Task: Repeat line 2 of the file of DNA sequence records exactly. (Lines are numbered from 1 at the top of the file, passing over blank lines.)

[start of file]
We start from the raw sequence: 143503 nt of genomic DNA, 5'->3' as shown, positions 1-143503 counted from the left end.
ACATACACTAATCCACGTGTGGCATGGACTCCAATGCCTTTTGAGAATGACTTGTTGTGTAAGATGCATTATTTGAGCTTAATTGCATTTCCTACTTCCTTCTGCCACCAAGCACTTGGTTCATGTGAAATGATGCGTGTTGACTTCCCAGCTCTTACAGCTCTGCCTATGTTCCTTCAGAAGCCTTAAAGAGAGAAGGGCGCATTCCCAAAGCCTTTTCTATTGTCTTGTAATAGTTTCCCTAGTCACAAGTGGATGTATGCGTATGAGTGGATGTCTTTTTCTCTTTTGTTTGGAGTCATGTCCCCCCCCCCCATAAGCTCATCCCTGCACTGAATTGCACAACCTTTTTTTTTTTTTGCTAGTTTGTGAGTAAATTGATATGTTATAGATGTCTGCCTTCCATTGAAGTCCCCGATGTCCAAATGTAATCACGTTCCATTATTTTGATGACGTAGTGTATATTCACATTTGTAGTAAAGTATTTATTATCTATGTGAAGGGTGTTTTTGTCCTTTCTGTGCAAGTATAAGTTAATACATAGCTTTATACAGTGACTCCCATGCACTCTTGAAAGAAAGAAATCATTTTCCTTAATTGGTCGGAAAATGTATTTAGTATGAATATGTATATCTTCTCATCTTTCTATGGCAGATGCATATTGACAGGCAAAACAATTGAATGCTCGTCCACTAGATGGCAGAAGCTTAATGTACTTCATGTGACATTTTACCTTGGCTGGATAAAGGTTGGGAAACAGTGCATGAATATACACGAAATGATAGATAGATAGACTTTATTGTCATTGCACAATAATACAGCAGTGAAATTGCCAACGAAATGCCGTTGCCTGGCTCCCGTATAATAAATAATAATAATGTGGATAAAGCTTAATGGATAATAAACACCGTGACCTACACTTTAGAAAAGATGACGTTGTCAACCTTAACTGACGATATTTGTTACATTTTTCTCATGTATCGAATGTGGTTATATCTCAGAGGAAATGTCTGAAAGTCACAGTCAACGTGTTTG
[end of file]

ACATACACTAATCCACGTGTGGCATGGACTCCAATGCCTTTTGAGAATGACTTGTTGTGTAAGATGCATTATTTGAGCTTAATTGCATTTCCTACTTCCTTCTGCCACCAAGCACTTGGTTCATGTGAAATGATGCGTGTTGACTTCCCAGCTCTTACAGCTCTGCCTATGTTCCTTCAGAAGCCTTAAAGAGAGAAGGGCGCATTCCCAAAGCCTTTTCTATTGTCTTGTAATAGTTTCCCTAGTCACAAGTGGATGTATGCGTATGAGTGGATGTCTTTTTCTCTTTTGTTTGGAGTCATGTCCCCCCCCCCCATAAGCTCATCCCTGCACTGAATTGCACAACCTTTTTTTTTTTTTGCTAGTTTGTGAGTAAATTGATATGTTATAGATGTCTGCCTTCCATTGAAGTCCCCGATGTCCAAATGTAATCACGTTCCATTATTTTGATGACGTAGTGTATATTCACATTTGTAGTAAAGTATTTATTATCTATGTGAAGGGTGTTTTTGTCCTTTCTGTGCAAGTATAAGTTAATACATAGCTTTATACAGTGACTCCCATGCACTCTTGAAAGAAAGAAATCATTTTCCTTAATTGGTCGGAAAATGTATTTAGTATGAATATGTATATCTTCTCATCTTTCTATGGCAGATGCATATTGACAGGCAAAACAATTGAATGCTCGTCCACTAGATGGCAGAAGCTTAATGTACTTCATGTGACATTTTACCTTGGCTGGATAAAGGTTGGGAAACAGTGCATGAATATACACGAAATGATAGATAGATAGACTTTATTGTCATTGCACAATAATACAGCAGTGAAATTGCCAACGAAATGCCGTTGCCTGGCTCCCGTATAATAAATAATAATAATGTGGATAAAGCTTAATGGATAATAAACACCGTGACCTACACTTTAGAAAAGATGACGTTGTCAACCTTAACTGACGATATTTGTTACATTTTTCTCATGTATCGAATGTGGTTATATCTCAGAGGAAATGTCTGAAAGTCACAGTCAACGTGTTTG